Hugo Kornelis (4/21/2010)
I never understand that habit. The semicolon is a statement terminator, not a statement starter, so the logical place for it is at the end of a statement, not before the next one.
The semicolon has always been part of the Transact SQL syntax, but unlike almost every other language, it was optional.
Can you suggest a language in which it is used as a terminator rather than as a separator? I can't think of one.
I remember the early C++ compilers (the ones which compiled C++ into C and then called a C compiler to get a binary) which were sensitive to the fact that it was not a terminator, but a separator, and didn't like empty statements. So if you wrote a semicolon at the end of the last statement before the terminating brace of a compound statement the parser threw an error. You also got an error if you wrote a semicolon after the closing brace of a compound statement.
Is T-SQL going to break with this tradition and allow semicolon immediately before or immediately after END?
And hence, nobody ever used it. This first changed when the SQL Server 2005 parser required a statement to be terminated in order to recognise WITH as the CTE starter, not as a query hint.
And that was a bad piece of language design. If the parser team were unable conveniently to distinguish the two uses of "WITH" (which suggests either incompetence or unreasonable schedule presure) they should have insisted on a different keyword being used for CTEs, to preserve the language's ability to live without a statement separator.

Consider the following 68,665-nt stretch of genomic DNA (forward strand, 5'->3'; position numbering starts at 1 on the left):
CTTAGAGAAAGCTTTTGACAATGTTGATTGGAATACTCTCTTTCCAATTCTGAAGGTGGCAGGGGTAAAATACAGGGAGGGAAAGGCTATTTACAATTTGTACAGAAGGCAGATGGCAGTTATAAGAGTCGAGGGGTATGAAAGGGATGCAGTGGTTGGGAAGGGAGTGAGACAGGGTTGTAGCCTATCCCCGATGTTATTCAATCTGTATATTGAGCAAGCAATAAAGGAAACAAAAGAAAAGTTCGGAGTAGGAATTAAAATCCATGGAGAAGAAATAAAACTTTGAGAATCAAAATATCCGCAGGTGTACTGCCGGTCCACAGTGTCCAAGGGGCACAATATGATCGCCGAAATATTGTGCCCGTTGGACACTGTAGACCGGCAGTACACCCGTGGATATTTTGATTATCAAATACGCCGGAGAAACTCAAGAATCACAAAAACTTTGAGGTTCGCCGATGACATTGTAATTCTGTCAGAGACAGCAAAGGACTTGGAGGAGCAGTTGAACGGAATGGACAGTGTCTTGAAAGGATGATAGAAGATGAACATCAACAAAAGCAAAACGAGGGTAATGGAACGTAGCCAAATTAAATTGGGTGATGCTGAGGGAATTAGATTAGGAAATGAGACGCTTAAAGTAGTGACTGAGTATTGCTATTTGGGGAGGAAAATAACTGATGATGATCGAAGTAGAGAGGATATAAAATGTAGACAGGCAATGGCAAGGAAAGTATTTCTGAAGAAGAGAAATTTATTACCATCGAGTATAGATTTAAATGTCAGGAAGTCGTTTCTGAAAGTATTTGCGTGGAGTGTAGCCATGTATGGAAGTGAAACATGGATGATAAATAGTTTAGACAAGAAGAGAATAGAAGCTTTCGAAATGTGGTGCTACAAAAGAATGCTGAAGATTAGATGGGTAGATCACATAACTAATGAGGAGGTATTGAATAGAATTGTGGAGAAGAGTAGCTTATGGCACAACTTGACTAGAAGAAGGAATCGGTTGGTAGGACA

But in SQL Server 2008, the SQL team went a step further and added "Not using a statement terminator for Transact-SQL statements" to the list of deprecated features. This means that in some future version, you will be required to terminate all statements.
I can't think of a polite way to express my opinion of this MS decision.
So do as I do - start to accustom yourself to terminating all statements with a semicolon today. You'll be thankful later. (And you'll never have to worry about the semicolon before a CTE anymore).
I probably won't do that. I'm old enough that I could happily stop using T-SQL when that change comes in. I'm already getting hell from my wife because I'm trying to work for 8 to 16 weeks a year instead of retiring completely, so doing a couple of weeks on non-database stuff instead of a few months on database when this nonsense kicks in a a few years time might benefit me more from the reduction in nagging I get than it costs me from the loss of fun things to do, so I could stick instead to my beloved declarative (functional, logical, or mathematical) languages which don't need statement separators because each has a decent syntax. And finding 4 weeks work in one of those areas will probably be about as easy as finding 16 weeks as a data management expert.